03/13/2012 03:13 pm ET Updated May 13, 2012

Why the Republican Assault on Reason?

According to a 2008 Pew report, better educated conservatives deny climate change even more strenuously than less educated conservatives. Ironically, the greater the education the greater the dogmatism. Just when liberals thought education was the key to persuading conservatives about the science of climate change, it appears we were wrong. What are the implications of this study for educating conservatives about climate change and the reaching of bipartisan solutions in the future?

We often believe that lying out the facts in cold, logical arguments is the best way to persuade, particularly with an educated group. For Democrats, the greater the level of education the greater the acceptance of climate change, but for Republicans, the reverse is true.

As background, basic physics tells us that CO2 molecules have radiative properties that trap infrared heat radiation that otherwise escapes to space, in the process warming the planet. Natural fluctuations, though known to exist, can not explain what we are seeing.

Curiously, among Republicans having a college degree did not appear to open one's mind to what scientists were saying. On the contrary, better-educated Republicans were more skeptical of modern climate science than their less educated brethren. "Only 19 percent of the college educated Republicans agreed that the planet was warming due to human actions, versus 31 percent of non-college educated Republicans."

Just when conservative misinformation predominates and we can not leave our living rooms without hearing about death panels, the president is a Muslim, or the right's refusal to accept basic science, we find that logical arguments do not work to persuade even educated Republicans. Such a misunderstanding is common. In fact, when asked how to get congressional Republicans to accept the mainstream scientific understanding of climate change even President Obama's science adviser, Dr. John Holdren, incorrectly stated that it's an "education problem." As a punishment, Holdren may have to return his MacArthur genius grant!

As usual, Tea Party members are the most misinformed. For example, considerably more Tea Party members than ordinary Republicans thought there were disagreements among scientists on the subject of global warming (69 percent to 56 percent).

According to Yale researcher Dan Kahan: "If you were already part of a cultural group predisposed to distrust climate science e.g., a political conservative or "hierarchical-individualist" -- then more science knowledge and more skill in mathematical reasoning tended to make you even more dismissive. Precisely the opposite happened with the other group-- "egalitarian-communitarians" or liberals -- who tended to worry more as they knew more science and math.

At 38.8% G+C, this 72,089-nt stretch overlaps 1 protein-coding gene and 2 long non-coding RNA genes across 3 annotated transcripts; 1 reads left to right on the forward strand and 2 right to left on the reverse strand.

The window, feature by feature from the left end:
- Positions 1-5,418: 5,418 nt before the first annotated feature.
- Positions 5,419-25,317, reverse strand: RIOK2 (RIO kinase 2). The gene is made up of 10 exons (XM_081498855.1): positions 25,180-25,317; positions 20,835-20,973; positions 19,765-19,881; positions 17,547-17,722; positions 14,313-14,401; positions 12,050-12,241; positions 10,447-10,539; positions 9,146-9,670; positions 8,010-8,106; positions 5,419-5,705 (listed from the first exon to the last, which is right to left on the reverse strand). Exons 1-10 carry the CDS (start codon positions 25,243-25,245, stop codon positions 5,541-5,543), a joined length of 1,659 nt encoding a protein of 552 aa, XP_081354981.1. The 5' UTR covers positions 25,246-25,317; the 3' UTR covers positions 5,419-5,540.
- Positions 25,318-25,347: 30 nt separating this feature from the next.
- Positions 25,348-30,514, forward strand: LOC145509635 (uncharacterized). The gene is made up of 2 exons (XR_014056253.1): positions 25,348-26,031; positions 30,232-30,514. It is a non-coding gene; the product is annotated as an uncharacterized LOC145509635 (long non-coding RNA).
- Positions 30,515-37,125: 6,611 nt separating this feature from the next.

Paradoxically, sophisticated conservatives are more exposed to and consume more conservative opinion and thus are more likely to be hardened in their views than the less sophisticated ones. For example, even such conservative intellectuals as George Will dismiss climate change, citing a need for further research. On Fox News, any number of naysayers who mock climate science are trotted out one after another. The scientific consensus confirming climate change is replaced with a surreal air of disbelief.

Interestingly, the most hardened conservatives, the so-called authoritarians do not become their full ideological selves until some "authoritarian activation" takes place. It is very reminiscent of the "born again" experience that takes place among evangelicals. "Consuming a lot of political information seems to help authoritarians feel who they are -- whereupon they become more accepting of inequality, more dogmatically traditionalist, and more resistant to change."

For some reason, educated liberals remain open-minded. Factual argumentation and reasoning are still persuasive to them. For example, nuclear power as an energy source is distrusted by many liberals, contrary to scientists who widely consider that nuclear power risks are overblown, especially given the dangers of other energy sources like coal.

Among liberals, however, the more scientifically literate one was the more his views conformed to that of scientists, or the less worried he was about nuclear power. The results show liberals do not become as intransigent in their views as do conservatives.

Evidence then clearly has limited persuasive powers, especially in politicized areas where deep emotions are involved. "If you're a liberal who is emotionally wedded to the idea that rationality wins the day -- well then, it's high time to listen to reason." Research shows a growing insight into the minds of conservatives, but persuasion of the conservative mindset is as foreign to scientists as climate change is to conservatives.